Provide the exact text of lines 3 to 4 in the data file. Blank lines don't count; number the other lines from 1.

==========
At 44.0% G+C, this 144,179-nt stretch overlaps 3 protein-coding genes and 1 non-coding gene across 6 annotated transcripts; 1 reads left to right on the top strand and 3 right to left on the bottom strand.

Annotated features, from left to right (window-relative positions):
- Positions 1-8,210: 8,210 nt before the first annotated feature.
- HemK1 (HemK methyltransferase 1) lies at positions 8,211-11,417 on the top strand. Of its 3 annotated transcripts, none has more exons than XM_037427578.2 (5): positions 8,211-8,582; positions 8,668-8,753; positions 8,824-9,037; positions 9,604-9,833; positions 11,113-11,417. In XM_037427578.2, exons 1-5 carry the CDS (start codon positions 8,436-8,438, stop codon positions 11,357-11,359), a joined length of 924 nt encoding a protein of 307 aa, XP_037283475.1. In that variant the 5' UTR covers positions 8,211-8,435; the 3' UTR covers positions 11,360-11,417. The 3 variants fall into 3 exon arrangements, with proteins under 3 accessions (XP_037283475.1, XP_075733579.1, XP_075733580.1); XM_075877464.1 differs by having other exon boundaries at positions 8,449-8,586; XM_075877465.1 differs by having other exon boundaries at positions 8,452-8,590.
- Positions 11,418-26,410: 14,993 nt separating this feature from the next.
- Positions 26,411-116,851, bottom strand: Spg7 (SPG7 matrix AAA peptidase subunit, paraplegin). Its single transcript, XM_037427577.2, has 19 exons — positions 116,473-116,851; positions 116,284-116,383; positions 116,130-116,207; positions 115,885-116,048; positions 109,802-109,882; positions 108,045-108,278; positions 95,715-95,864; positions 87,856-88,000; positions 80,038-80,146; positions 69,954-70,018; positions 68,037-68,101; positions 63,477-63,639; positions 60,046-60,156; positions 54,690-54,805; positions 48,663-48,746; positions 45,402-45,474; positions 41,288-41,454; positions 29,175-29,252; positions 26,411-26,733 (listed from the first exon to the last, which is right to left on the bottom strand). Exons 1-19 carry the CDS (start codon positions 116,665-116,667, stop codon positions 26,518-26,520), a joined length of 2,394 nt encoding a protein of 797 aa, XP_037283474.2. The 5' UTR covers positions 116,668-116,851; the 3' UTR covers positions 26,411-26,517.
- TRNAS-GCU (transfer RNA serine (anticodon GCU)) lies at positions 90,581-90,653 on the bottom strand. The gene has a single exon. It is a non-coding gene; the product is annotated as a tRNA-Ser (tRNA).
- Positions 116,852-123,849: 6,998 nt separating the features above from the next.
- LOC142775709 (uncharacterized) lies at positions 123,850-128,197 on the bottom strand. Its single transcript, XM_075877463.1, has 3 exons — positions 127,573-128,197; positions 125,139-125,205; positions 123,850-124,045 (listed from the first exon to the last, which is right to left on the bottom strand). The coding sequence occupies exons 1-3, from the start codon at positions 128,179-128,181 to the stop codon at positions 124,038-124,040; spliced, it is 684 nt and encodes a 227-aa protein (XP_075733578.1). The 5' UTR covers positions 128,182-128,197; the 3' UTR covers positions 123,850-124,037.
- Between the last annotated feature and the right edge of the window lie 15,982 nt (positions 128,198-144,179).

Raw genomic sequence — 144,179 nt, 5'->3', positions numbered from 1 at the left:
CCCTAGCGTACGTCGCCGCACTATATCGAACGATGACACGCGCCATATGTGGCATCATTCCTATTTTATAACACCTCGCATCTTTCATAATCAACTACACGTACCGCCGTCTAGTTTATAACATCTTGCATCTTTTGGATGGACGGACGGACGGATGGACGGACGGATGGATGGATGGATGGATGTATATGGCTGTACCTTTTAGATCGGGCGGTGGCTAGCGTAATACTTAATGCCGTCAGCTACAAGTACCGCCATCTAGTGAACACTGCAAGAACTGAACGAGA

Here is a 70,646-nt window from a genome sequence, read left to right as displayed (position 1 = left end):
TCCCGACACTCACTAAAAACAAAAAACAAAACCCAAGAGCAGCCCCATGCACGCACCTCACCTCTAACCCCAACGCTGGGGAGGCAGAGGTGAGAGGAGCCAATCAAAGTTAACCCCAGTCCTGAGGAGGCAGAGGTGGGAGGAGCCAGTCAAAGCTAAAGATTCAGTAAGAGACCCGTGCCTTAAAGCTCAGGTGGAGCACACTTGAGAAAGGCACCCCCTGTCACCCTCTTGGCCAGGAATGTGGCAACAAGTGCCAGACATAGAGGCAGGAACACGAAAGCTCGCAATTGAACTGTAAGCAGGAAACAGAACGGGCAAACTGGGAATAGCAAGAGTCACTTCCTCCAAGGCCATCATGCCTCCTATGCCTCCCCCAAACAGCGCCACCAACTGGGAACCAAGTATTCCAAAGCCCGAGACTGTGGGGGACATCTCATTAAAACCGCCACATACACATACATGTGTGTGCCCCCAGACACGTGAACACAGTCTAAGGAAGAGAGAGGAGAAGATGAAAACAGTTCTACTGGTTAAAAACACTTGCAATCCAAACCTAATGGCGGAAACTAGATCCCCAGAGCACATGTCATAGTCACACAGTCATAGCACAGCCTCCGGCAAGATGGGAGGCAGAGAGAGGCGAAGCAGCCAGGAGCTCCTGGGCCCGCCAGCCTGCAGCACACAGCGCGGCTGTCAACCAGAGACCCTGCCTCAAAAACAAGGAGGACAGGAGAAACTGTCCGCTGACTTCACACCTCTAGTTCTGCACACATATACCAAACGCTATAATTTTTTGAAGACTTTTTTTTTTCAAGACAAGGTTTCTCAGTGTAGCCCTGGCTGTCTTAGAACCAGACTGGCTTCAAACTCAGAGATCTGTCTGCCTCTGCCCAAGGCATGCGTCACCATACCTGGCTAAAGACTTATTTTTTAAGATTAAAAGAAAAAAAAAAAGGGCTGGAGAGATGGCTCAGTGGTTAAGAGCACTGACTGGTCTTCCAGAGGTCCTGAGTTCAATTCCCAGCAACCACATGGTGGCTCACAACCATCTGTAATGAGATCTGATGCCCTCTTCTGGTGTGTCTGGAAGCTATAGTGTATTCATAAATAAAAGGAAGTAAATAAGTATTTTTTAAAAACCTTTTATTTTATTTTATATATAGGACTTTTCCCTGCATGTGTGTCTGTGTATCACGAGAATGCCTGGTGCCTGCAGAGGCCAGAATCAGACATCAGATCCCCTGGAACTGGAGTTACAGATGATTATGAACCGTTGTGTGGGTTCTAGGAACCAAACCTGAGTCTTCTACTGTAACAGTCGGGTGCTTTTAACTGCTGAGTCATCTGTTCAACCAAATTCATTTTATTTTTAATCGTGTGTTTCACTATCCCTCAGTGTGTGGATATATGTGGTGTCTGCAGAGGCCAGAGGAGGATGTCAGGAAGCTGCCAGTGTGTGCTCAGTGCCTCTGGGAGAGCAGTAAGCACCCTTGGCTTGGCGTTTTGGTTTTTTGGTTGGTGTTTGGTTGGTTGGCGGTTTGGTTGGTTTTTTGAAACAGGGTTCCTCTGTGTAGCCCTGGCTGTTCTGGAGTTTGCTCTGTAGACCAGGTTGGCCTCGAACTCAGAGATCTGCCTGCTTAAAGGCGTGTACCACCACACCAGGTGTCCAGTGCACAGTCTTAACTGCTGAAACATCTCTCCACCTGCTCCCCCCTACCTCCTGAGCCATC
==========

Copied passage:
- Positions 1-8,210: 8,210 nt before the first annotated feature.
- HemK1 (HemK methyltransferase 1) lies at positions 8,211-11,417 on the top strand. Of its 3 annotated transcripts, none has more exons than XM_037427578.2 (5): positions 8,211-8,582; positions 8,668-8,753; positions 8,824-9,037; positions 9,604-9,833; positions 11,113-11,417. In XM_037427578.2, exons 1-5 carry the CDS (start codon positions 8,436-8,438, stop codon positions 11,357-11,359), a joined length of 924 nt encoding a protein of 307 aa, XP_037283475.1. In that variant the 5' UTR covers positions 8,211-8,435; the 3' UTR covers positions 11,360-11,417. The 3 variants fall into 3 exon arrangements, with proteins under 3 accessions (XP_037283475.1, XP_075733579.1, XP_075733580.1); XM_075877464.1 differs by having other exon boundaries at positions 8,449-8,586; XM_075877465.1 differs by having other exon boundaries at positions 8,452-8,590.